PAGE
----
In 1919, Piaget conducted intelligence tests under the direction of Alfred Binet. Piaget became fascinated not so much with measuring IQ as with determining why children made logical errors. Piaget subsequently devoted his life's work to determining how children passed through stages of cognitive development–via assimilation and accommodation –to construct cognitive schemas.
Piaget conducted empirical research on "genetic epistemology" – the sequential development of logic throughout childhood. He concluded that, "the growth of knowledge is a progressive construction of logically embedded structures superseding one another by a process of inclusion of lower less powerful logical means into higher and more powerful ones up to adulthood."
Piaget used the term assimilation to refer to the process in which an individual adjusts mentally to the environment. This process might require a reinterpretation of the evidence of their senses. Accommodation involves the internal modification of mental concepts that accompanies assimilation.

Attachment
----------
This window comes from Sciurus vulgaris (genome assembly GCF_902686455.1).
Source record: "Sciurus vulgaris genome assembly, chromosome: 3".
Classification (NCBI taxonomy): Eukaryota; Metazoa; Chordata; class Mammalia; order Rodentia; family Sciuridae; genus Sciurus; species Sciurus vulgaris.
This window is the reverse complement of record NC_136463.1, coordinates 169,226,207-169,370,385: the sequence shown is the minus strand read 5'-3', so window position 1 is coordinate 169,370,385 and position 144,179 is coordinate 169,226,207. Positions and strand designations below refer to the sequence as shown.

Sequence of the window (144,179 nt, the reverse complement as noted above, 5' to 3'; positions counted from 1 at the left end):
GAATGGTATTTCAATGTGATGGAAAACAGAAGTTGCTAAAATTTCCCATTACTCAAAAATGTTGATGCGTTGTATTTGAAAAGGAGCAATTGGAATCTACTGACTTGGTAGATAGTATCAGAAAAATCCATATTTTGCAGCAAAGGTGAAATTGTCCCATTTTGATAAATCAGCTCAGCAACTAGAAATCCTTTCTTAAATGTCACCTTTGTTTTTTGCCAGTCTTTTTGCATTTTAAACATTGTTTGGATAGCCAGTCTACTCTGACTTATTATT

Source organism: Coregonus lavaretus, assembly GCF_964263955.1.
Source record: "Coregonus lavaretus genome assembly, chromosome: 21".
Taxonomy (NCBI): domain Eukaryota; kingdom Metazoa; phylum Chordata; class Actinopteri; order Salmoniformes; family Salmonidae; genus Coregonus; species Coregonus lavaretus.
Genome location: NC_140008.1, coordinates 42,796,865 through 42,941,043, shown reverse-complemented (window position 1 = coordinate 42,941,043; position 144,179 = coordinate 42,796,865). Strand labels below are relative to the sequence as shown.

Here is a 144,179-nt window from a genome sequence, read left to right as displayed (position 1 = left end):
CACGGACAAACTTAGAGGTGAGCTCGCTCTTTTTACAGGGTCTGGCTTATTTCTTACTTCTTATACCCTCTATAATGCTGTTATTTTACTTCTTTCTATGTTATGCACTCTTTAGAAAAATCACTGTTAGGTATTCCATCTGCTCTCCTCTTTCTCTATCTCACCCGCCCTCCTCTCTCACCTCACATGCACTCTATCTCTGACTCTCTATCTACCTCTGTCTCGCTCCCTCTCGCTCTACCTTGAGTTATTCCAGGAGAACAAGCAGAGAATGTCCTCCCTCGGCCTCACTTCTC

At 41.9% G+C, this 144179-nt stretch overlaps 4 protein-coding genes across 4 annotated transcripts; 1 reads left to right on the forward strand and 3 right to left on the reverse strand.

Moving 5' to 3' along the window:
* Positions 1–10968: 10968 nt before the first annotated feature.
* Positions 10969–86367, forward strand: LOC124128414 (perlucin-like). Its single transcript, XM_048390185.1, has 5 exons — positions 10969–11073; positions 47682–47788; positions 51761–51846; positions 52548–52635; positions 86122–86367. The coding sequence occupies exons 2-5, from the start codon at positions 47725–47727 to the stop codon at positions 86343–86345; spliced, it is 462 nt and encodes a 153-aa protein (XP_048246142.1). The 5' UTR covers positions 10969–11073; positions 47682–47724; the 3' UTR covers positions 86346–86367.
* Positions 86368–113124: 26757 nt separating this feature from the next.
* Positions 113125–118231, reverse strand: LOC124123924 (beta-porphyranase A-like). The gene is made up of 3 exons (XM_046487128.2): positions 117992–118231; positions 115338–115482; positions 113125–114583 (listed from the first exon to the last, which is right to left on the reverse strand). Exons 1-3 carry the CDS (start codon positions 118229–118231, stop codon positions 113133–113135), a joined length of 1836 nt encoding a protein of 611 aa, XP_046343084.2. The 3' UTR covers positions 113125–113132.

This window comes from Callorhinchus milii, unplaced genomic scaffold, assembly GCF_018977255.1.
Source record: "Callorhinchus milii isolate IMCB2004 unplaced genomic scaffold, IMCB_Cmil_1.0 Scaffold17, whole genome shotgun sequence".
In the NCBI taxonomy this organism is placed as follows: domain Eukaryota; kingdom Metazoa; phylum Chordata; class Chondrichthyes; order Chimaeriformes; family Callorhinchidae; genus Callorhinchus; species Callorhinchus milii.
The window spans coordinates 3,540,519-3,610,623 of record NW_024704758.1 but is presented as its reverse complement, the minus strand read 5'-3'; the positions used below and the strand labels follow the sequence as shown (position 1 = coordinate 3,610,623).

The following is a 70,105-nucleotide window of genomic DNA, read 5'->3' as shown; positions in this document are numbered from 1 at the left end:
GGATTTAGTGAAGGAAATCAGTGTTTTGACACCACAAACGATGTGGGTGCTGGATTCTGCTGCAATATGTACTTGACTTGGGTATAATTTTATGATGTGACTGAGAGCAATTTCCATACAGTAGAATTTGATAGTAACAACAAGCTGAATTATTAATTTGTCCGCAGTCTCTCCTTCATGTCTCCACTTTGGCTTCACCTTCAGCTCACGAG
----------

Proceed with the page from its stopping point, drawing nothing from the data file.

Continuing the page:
Piaget's research followed children's cognitive development from birth through to the stage of formal operations (~ age 11). Children pass through substages and stages in a set sequence, building each cognitive schema upon that preceding. However, beyond the logical schema acquired in childhood, not all individuals attain the full repetoir of logical operations necessary for critical thinking. The worldviews of many adults exhibit considerable philosophical tension, and many adults display internally inconsistent, illogical, emotional reasoning fraught with many of the errors found in fallacious arguments. Religious beliefs, particularly those of YECs and other creationists, force illogical inconsistencies into the thinking process.